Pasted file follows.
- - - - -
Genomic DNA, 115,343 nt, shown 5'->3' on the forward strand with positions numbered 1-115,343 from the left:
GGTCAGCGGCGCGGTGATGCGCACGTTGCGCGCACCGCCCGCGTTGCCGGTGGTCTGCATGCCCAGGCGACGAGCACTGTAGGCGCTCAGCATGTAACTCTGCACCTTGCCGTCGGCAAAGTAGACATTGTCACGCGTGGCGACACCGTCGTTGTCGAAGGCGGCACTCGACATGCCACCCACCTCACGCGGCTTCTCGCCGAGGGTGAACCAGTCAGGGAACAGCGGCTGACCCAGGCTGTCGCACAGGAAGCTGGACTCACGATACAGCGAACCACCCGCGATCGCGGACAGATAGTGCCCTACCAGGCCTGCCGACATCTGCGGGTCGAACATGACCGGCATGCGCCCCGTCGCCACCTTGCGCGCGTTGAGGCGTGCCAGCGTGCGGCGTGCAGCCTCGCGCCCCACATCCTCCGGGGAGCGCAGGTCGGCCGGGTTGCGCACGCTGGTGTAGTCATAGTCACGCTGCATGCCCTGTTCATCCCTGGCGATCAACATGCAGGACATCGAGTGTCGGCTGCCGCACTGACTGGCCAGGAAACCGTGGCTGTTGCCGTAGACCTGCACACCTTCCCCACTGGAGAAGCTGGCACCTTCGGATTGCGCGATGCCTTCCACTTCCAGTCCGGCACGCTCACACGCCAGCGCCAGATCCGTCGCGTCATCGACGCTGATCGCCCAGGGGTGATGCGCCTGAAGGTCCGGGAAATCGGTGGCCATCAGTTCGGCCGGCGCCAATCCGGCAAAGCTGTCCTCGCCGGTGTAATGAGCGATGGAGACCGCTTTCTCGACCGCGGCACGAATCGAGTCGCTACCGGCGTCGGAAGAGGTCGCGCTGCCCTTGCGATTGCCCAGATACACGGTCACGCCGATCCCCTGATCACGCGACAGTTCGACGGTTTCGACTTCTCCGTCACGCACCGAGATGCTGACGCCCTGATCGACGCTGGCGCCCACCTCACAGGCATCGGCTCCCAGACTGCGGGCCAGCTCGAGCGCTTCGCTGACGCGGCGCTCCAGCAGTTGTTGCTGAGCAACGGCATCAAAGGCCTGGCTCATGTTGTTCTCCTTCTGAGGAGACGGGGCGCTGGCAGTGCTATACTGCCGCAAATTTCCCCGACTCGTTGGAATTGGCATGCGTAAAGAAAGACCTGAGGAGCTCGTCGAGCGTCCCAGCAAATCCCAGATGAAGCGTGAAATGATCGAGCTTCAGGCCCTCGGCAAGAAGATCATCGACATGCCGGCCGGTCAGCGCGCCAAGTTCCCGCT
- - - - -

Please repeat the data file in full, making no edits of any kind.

Genomic DNA, 115,343 nt, shown 5'->3' on the forward strand with positions numbered 1-115,343 from the left:
GGTCAGCGGCGCGGTGATGCGCACGTTGCGCGCACCGCCCGCGTTGCCGGTGGTCTGCATGCCCAGGCGACGAGCACTGTAGGCGCTCAGCATGTAACTCTGCACCTTGCCGTCGGCAAAGTAGACATTGTCACGCGTGGCGACACCGTCGTTGTCGAAGGCGGCACTCGACATGCCACCCACCTCACGCGGCTTCTCGCCGAGGGTGAACCAGTCAGGGAACAGCGGCTGACCCAGGCTGTCGCACAGGAAGCTGGACTCACGATACAGCGAACCACCCGCGATCGCGGACAGATAGTGCCCTACCAGGCCTGCCGACATCTGCGGGTCGAACATGACCGGCATGCGCCCCGTCGCCACCTTGCGCGCGTTGAGGCGTGCCAGCGTGCGGCGTGCAGCCTCGCGCCCCACATCCTCCGGGGAGCGCAGGTCGGCCGGGTTGCGCACGCTGGTGTAGTCATAGTCACGCTGCATGCCCTGTTCATCCCTGGCGATCAACATGCAGGACATCGAGTGTCGGCTGCCGCACTGACTGGCCAGGAAACCGTGGCTGTTGCCGTAGACCTGCACACCTTCCCCACTGGAGAAGCTGGCACCTTCGGATTGCGCGATGCCTTCCACTTCCAGTCCGGCACGCTCACACGCCAGCGCCAGATCCGTCGCGTCATCGACGCTGATCGCCCAGGGGTGATGCGCCTGAAGGTCCGGGAAATCGGTGGCCATCAGTTCGGCCGGCGCCAATCCGGCAAAGCTGTCCTCGCCGGTGTAATGAGCGATGGAGACCGCTTTCTCGACCGCGGCACGAATCGAGTCGCTACCGGCGTCGGAAGAGGTCGCGCTGCCCTTGCGATTGCCCAGATACACGGTCACGCCGATCCCCTGATCACGCGACAGTTCGACGGTTTCGACTTCTCCGTCACGCACCGAGATGCTGACGCCCTGATCGACGCTGGCGCCCACCTCACAGGCATCGGCTCCCAGACTGCGGGCCAGCTCGAGCGCTTCGCTGACGCGGCGCTCCAGCAGTTGTTGCTGAGCAACGGCATCAAAGGCCTGGCTCATGTTGTTCTCCTTCTGAGGAGACGGGGCGCTGGCAGTGCTATACTGCCGCAAATTTCCCCGACTCGTTGGAATTGGCATGCGTAAAGAAAGACCTGAGGAGCTCGTCGAGCGTCCCAGCAAATCCCAGATGAAGCGTGAAATGATCGAGCTTCAGGCCCTCGGCAAGAAGATCATCGACATGCCGGCCGGTCAGCGCGCCAAGTTCCCGCT